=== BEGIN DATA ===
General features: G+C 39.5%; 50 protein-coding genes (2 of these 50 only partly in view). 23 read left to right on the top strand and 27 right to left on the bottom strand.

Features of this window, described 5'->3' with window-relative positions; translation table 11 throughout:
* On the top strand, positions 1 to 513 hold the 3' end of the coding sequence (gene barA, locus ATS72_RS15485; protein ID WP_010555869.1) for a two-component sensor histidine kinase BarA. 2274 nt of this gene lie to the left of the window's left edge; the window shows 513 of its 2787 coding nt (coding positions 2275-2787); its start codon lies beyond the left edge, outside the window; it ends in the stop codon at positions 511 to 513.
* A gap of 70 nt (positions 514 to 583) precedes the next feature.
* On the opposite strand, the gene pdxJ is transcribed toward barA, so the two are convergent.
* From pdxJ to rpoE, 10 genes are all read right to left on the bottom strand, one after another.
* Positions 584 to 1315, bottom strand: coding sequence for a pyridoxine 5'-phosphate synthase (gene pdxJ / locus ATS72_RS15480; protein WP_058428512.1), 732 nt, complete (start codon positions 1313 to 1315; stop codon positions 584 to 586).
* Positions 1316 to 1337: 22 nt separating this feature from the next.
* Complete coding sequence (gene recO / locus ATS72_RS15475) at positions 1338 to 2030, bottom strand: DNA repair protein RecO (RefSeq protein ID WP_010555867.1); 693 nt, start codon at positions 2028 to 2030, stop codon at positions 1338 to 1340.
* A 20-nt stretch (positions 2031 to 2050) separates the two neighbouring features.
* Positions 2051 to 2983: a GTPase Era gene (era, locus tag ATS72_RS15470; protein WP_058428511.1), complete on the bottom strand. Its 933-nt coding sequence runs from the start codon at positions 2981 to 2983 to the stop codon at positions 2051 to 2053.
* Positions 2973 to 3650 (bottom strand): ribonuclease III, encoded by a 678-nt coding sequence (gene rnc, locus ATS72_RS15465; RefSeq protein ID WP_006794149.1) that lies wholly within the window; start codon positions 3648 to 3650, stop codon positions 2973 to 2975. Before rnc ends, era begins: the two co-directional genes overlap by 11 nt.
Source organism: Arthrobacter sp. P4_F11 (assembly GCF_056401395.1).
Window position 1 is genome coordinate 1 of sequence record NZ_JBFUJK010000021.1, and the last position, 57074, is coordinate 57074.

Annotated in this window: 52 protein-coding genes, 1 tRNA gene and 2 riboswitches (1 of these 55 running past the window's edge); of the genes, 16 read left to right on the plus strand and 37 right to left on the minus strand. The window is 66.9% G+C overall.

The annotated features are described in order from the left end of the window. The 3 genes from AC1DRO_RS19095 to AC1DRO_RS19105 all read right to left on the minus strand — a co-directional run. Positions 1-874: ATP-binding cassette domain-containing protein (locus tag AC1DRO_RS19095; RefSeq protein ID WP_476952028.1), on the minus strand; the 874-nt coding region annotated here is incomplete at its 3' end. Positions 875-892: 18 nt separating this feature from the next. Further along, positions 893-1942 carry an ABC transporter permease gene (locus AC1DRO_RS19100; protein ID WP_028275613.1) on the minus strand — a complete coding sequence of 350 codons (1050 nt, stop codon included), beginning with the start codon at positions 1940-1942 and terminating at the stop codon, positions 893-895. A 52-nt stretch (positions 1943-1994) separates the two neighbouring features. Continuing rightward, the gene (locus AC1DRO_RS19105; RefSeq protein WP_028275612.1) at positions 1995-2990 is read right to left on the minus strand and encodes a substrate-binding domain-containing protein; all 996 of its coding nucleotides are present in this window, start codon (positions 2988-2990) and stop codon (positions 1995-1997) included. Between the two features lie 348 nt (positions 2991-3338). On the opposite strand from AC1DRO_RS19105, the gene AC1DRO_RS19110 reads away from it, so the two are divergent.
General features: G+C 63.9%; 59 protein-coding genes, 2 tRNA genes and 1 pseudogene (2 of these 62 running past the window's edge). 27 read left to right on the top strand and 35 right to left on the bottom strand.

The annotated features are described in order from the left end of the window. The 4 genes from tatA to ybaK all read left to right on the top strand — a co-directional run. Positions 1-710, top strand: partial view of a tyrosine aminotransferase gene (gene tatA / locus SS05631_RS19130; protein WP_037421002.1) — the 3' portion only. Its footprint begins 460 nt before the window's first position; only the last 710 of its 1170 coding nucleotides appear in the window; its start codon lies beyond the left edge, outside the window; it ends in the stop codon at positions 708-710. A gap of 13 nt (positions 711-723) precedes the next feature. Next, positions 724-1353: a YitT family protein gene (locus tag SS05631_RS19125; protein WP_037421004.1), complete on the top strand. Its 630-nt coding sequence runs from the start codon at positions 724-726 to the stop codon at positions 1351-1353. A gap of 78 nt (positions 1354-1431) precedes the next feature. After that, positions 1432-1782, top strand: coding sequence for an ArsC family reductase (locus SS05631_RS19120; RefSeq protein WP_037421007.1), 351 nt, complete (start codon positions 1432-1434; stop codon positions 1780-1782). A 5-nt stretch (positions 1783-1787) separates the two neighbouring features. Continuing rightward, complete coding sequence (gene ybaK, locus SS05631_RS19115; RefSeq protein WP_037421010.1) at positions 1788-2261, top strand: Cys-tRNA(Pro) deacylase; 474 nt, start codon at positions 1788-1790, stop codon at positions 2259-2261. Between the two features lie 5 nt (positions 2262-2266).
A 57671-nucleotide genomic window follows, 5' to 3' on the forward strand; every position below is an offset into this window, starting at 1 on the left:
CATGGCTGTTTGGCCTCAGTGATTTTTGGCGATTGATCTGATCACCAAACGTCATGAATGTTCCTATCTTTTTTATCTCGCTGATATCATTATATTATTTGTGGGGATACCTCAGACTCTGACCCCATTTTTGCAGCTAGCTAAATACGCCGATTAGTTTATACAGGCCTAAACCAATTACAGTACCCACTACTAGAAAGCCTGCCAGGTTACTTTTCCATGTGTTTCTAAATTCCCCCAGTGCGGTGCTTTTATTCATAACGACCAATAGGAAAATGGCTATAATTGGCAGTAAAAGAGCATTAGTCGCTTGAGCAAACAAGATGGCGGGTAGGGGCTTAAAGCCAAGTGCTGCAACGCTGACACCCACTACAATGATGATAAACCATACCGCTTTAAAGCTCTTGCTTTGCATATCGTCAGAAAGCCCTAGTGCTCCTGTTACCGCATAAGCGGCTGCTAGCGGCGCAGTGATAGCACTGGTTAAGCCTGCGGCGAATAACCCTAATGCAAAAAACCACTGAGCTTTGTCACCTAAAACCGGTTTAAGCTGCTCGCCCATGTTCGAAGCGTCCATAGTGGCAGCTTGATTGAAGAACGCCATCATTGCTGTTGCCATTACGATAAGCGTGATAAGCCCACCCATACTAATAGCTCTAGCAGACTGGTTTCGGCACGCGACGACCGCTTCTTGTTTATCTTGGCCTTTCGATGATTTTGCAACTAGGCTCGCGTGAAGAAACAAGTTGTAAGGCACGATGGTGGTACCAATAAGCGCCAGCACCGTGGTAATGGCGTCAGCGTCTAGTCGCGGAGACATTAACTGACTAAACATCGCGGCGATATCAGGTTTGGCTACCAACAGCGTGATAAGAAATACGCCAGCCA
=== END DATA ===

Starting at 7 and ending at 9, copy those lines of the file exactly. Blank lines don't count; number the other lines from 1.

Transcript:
* Positions 584 to 1315, bottom strand: coding sequence for a pyridoxine 5'-phosphate synthase (gene pdxJ / locus ATS72_RS15480; protein WP_058428512.1), 732 nt, complete (start codon positions 1313 to 1315; stop codon positions 584 to 586).
* Positions 1316 to 1337: 22 nt separating this feature from the next.
* Complete coding sequence (gene recO / locus ATS72_RS15475) at positions 1338 to 2030, bottom strand: DNA repair protein RecO (RefSeq protein ID WP_010555867.1); 693 nt, start codon at positions 2028 to 2030, stop codon at positions 1338 to 1340.